D.C. Has Nation’s Third-Worst Traffic
Residents of the D.C. Metro area can take some solace in the fact that people in Los Angeles and San Francisco have longer commutes.
Washingtonians spend an average of 69 hours a year in traffic jams, according to a national study released today that once again found that the region has the third-worst traffic in the nation. The study, done by the Texas Transportation Institute and based on 2003 statistics, also found that congestion is worsening in cities across the country both small and large mainly because too few new roads and rail lines are being built.
Kirby added that the rankings are as much a reflection of population growth as traffic-solving measures. “When you rank areas, those that have been growing the fastest, like ourselves, are going to be higher on the list — and getting worse.”
Only the Los Angeles and San Francisco areas have worse traffic than Washington. This year’s big mover was Atlanta, which debuted in the “very large” city category at number four, just a notch below Washington.
Overall, the report offered little solace for congestion-beleaguered Washingtonians. It found that in 2003, the average commuter spent three hours more per year in congestion; collectively, Washingtonians sat in traffic for 145.5 million hours; tie-ups cost area drivers an estimated $2.46 billion, or $577 per commuter, and “rush hour” lasts for fully a third of the day.
The report showed that the Washington area would have the worst congestion in the nation if not for its public transportation systems. Without Metro and other services, the average Washingtonian would have spent 28 more hours per year stuck in traffic, down slightly from the previous year, and the region would have spent nearly $1 billion more in congestion costs.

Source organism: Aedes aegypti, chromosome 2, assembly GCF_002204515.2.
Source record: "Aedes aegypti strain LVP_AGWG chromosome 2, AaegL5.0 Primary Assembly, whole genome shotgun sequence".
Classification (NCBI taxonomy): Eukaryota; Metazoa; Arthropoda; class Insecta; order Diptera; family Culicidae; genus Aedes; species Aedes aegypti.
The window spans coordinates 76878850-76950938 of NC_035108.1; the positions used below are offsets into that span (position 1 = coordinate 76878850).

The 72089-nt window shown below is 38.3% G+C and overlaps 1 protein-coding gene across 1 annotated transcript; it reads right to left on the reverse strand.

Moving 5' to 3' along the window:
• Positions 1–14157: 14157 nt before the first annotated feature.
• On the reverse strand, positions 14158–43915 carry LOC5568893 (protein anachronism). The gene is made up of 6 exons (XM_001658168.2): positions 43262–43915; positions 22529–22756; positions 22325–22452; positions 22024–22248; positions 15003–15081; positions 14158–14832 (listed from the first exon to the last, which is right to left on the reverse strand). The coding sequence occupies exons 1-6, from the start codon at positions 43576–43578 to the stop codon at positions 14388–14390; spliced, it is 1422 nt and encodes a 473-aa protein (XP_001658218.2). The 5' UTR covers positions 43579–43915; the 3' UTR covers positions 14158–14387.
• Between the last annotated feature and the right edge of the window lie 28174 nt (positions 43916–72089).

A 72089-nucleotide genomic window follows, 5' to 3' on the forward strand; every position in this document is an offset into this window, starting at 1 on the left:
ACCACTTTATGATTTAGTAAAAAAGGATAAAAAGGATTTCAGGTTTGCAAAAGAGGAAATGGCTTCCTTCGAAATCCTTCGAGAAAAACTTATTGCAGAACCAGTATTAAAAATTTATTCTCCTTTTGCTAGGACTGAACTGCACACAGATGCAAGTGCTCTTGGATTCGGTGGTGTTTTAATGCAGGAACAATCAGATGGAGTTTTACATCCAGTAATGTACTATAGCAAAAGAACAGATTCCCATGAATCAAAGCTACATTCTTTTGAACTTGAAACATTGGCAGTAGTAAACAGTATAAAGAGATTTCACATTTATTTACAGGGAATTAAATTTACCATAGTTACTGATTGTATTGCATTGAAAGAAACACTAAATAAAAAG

Of course, as more and more D.C. area folks move to the suburbs not served by Metro, the problem is worsening by the day.
Only job loss or major commitments to expand capacity will decrease congestion dramatically, [Tim Lomax, a co-author of the Urban Mobility Report] said. Refusing to build more roads and transit systems won’t discourage population growth, Lomax said. Take fast-growing Austin, Texas, for example. In 1982, the average peak-hour traveler was delayed by 11 hours a year. That delay increased to 51 hours in 2003, the report said. “Austin didn’t add transportation capacity in the ’80s or ’90s,” Lomax said. “The ‘If you don’t build it, they won’t come’ philosophy didn’t work.”
Congestion can also be reduced by managing traffic better. The report said such techniques as coordinating traffic signals, smoothing traffic flow on major roads and creating teams to respond quickly to accidents reduced delay by 336 million hours in 2003.
More telecommuting would be helpful, too.